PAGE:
I decided to strip apart the Philips Hue Light strip to do a stair light strip hack project. The origin Gen 1 Hue light strip was only 2 meters long and I needed 4m.
I wanted to install LED stair lights for a while now and was just waiting for the right product to come to market. This has just happened with Philips Hue releasing the Hue Led Lightstrip Plus and a Hue Motion detector.
The problem was that there are two types of Philips Hue Light Strips. Both are only 2 meters long out of the packet, but the Generation 2 lightstrip lets you add extra 1m lengths. There is a trade-off though, you are limited to a total of 1600 lux for the total length. Be it 2m or 10m, so your LED lights will get dimmer the longer you go. The other factor is cost, it can get quite expensive to run long lengths of the newer Hue strip lights.
- Philips Hue Generation 1 Includes 2m of the light strip. Unable to be extended. Unless hacked
- Generation 2 light strip plus, the standard one comes with 2m of light strip + available to extend to 10m with extra 1m lengths.
- If you have a short run of 2 or 3 meters, it will be more economical and easy to just purchase the Gen 2 Hue light strip. But if you have a long run as I do, it may be best to do this simple strip-light hack.
- It will save you money, and you will get a better fully automated lighting solution for your home. Read on for the full DIY instructions.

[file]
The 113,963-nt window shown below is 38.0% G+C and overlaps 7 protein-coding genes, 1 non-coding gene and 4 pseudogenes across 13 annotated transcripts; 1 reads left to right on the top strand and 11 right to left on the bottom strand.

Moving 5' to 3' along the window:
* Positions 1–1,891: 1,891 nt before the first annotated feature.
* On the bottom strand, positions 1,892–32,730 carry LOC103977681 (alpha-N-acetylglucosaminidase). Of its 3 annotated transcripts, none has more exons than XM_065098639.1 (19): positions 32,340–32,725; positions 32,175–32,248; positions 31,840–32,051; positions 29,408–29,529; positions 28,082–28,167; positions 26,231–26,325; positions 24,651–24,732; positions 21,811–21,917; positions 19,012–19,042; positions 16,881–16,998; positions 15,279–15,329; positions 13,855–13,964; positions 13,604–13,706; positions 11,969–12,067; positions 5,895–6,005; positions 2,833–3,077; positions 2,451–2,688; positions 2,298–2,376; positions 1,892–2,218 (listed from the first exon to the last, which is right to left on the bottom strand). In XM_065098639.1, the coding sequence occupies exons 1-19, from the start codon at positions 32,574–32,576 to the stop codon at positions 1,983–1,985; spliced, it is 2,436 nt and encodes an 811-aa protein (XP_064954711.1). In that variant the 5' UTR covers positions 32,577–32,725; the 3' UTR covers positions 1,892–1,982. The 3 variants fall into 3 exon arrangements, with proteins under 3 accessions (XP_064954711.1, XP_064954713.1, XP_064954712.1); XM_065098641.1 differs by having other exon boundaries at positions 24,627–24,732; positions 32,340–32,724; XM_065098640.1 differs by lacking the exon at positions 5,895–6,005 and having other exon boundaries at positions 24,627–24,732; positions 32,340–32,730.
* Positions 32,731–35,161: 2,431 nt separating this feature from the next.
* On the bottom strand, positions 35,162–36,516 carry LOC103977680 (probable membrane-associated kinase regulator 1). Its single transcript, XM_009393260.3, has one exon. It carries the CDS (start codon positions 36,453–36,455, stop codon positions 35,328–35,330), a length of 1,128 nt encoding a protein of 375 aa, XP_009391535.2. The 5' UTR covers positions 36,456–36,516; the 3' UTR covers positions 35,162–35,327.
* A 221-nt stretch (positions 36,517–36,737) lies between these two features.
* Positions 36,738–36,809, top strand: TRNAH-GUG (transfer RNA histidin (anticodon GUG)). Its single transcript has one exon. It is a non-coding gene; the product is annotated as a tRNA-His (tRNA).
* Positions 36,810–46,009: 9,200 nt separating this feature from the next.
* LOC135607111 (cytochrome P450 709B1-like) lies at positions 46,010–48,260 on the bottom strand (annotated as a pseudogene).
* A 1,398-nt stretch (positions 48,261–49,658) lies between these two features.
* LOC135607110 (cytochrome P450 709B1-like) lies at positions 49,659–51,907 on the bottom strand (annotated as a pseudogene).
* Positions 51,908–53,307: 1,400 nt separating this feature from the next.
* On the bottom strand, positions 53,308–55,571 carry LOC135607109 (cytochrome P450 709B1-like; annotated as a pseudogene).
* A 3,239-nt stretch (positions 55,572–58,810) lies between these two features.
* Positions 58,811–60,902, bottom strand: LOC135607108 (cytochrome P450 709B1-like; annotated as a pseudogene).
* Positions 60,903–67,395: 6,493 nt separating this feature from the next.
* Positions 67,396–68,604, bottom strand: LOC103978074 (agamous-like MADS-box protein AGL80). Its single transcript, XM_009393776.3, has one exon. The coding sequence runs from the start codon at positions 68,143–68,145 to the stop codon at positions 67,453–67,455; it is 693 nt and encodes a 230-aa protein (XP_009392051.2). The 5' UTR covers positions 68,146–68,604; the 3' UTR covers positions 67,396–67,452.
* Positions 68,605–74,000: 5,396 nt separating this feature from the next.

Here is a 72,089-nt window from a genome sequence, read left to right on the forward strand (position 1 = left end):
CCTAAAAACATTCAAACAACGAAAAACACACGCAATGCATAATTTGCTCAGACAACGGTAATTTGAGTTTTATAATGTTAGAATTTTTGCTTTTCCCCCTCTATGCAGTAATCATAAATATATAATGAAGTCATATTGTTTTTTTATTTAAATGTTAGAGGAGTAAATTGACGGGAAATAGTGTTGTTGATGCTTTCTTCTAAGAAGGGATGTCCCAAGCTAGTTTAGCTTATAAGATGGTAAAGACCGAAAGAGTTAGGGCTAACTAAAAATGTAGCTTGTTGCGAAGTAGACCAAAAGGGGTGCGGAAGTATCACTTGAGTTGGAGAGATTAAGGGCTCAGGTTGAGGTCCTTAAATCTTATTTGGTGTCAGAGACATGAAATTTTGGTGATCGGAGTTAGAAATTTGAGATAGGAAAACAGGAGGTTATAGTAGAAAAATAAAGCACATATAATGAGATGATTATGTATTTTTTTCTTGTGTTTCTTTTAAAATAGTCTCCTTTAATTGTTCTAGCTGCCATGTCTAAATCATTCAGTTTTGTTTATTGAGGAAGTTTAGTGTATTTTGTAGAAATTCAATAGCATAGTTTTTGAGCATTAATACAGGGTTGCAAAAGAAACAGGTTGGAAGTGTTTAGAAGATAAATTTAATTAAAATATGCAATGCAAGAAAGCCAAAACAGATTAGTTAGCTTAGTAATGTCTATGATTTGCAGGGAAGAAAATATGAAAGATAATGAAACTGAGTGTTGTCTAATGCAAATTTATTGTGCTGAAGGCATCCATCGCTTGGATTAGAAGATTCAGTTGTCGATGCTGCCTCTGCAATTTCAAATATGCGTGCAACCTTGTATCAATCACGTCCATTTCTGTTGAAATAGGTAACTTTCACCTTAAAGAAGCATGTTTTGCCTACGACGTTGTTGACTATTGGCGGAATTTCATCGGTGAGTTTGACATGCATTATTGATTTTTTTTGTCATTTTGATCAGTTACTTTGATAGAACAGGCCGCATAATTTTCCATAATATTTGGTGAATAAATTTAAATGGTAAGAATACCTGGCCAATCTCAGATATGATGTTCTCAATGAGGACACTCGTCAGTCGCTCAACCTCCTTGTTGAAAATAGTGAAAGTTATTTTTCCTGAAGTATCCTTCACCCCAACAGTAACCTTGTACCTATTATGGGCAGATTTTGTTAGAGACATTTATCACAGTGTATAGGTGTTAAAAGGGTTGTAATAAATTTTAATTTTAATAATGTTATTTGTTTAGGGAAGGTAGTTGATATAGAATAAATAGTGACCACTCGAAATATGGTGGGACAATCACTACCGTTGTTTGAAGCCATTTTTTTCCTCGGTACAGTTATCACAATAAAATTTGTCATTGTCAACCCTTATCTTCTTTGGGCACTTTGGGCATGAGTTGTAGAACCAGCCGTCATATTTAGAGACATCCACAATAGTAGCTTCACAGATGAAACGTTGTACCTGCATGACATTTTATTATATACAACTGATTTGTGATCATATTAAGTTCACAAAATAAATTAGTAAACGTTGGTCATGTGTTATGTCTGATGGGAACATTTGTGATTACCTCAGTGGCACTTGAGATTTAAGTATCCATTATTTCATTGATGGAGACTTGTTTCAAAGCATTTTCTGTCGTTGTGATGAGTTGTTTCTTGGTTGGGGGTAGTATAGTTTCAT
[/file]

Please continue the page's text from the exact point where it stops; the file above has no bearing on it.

Table of Contents
- 1 Items Required Hacking the Philips Hue Lightstrip Gen 1
- 2 Philips Hue Controller Zigbee
- 3 Cheap SMD 5050 RGB Specs
- 4 Motion Activated Stair Lights Philips Hue
- 5 Philips Hue Light Strip Hack
- 6 Give me power
- 7 Stairway Lighting Ideas Light Strips
- 8 Wiring Stair Light Strips, Philips Hue hack
- 9 Philips Hue Zigbee Hack Works, It really works
- 10 Hue compatible wireless electronic ballast FLS-PP lp with Power PWM ZigBee certified product
- 11 Philips Hue Light Strip installation conclusion.
Items Required Hacking the Philips Hue Lightstrip Gen 1
- Philips Hue Lightstrip Gen 1 or you can also try out the new Hue Gen 2 Lightstrip and not have to build your own.
- 5050 5m SMD 300 led 60 led/m
- Light strips power amplifier mini booster
- Philips Hue Motion Sensor
- Power supply 5A – Free dumpster diving $0
- Second power supply 1 Amp – Used an old 1 amp power supply for a router $0 (this was so I didn’t have to use the US to Australian power adaptor)
- Solder iron, heat shrink – Free on hand stock $0 Check out our heat gun reviews for heat shrinking cables.
- My time – 3 Hours $ Priceless
Philips Hue Controller Zigbee
The Stair Lights DIY project I wanted to do was to add 4m of cheap 5050, Coloured 60 led per meter light strip, to a Philips Hue Controller. This would enable me to have full power and Lumens to my stairs. There was only one problem. The Philips Hue controller was limited to only a few amps. This required a LED RGB amplifier driver to be installed inline.
It would, in theory, work like this:
Power Supply —-> Philips Hue Controller—->LED RGB Amplifier Driver—->Light Strip
The LED RGB Amp Driver would also require its own power supply. The total amperage required will be the Total Power draw divided by Volts.
So, for example, I needed 4m of 60 LED per meter 5050 which is a total of 14.4w x 4m = 57.6 watts
57.6 / divided by 12 volts = 4.8 Amps
5050 led strip power supply.
The total amperage required for a 4m 5050 led strip light is less than 5 amps. So any power supply of 5A or more will work.
Inside the Philips Hue Controller
The Philips Hue Zigbee controller would still continue to work with the Hue App.